The Standard of Good Practice for Information Security, published by the Information Security Forum (ISF), is a business-focused, practical and comprehensive guide to identifying and managing information security risks in organizations and their supply chains.
The recently published 2011 Standard is the most significant update of the standard for four years. It includes information security ‘hot topics’ such as consumer devices, critical infrastructure, cybercrime attacks, office equipment, spreadsheets and databases and cloud computing.
The 2011 Standard is aligned with the requirements for an Information Security Management System (ISMS) set out in ISO/IEC 27000-series standards, and provides wider and deeper coverage of ISO/IEC 27002 control topics, as well as cloud computing, information leakage, consumer devices and security governance.
In addition to providing a tool to enable ISO 27001 certification, the 2011 Standard provides full coverage of COBIT v4 topics, and offers substantial alignment with other relevant standards and legislation such as PCI DSS and the Sarbanes Oxley Act, to enable compliance with these standards too.
The Standard is used by Chief Information Security Officers (CISOs), information security managers, business managers, IT managers, internal and external auditors, IT service providers in organizations of all sizes.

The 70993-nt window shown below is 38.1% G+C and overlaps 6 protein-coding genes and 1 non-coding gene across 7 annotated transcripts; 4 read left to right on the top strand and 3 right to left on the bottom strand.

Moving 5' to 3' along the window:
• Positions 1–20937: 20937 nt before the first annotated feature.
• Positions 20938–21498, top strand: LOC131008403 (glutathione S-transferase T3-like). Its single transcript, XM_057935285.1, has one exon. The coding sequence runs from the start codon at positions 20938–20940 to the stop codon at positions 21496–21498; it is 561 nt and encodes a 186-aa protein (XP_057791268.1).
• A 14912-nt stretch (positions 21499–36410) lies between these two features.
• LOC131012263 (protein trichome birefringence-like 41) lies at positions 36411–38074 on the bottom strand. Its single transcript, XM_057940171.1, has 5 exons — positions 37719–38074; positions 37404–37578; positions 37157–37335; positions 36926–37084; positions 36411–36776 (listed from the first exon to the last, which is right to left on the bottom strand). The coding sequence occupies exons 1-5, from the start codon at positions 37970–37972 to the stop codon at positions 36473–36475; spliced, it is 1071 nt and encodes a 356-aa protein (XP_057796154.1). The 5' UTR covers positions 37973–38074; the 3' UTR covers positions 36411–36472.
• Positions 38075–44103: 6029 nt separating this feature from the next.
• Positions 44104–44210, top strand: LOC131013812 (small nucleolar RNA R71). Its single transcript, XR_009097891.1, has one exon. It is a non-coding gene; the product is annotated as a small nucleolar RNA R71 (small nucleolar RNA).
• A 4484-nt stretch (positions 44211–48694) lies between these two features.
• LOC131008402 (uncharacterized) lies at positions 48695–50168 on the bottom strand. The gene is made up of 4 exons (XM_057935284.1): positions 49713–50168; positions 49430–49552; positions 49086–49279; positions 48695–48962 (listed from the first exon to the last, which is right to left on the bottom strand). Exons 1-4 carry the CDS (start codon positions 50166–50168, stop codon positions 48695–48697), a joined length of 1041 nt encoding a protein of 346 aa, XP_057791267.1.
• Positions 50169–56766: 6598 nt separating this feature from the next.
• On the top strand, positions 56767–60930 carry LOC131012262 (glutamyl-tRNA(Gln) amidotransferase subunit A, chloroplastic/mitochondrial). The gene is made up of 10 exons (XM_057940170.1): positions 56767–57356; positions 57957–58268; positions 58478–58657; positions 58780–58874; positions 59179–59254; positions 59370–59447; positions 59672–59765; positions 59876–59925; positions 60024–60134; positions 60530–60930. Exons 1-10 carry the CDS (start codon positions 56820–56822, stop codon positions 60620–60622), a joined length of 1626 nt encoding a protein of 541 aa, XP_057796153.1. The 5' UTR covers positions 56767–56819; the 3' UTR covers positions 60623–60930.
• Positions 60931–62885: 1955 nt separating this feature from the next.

The 2011 Standard is available free of charge to members of the ISF. Non-members are able to purchase a copy of the standard directly from the ISF
The Standard has historically been organized into six categories, or aspects. Computer Installations and Networks address the underlying IT infrastructure on which Critical Business Applications run. The End-User Environment covers the arrangements associated with protecting corporate and workstation applications at the endpoint in use by individuals. Systems Development deals with how new applications and systems are created, and Security Management addresses high-level direction and control.
The six aspects within the Standard are composed of a number of areas, each covering a specific topic. An area is broken down further into sections, each of which contains detailed specifications of information security best practice. Each statement has a unique reference. For example, SM41.2 indicates that a specification is in the Security Management aspect, area 4, section 1, and is listed as specification #2 within that section.
The Principles and Objectives part of the Standard provides a high-level version of the Standard, by bringing together just the principles (which provide an overview of what needs to be performed to meet the Standard) and objectives (which outline the reason why these actions are necessary) for each section.
The published Standard also includes an extensive topics matrix, index, introductory material, background information, suggestions for implementation, and other information.by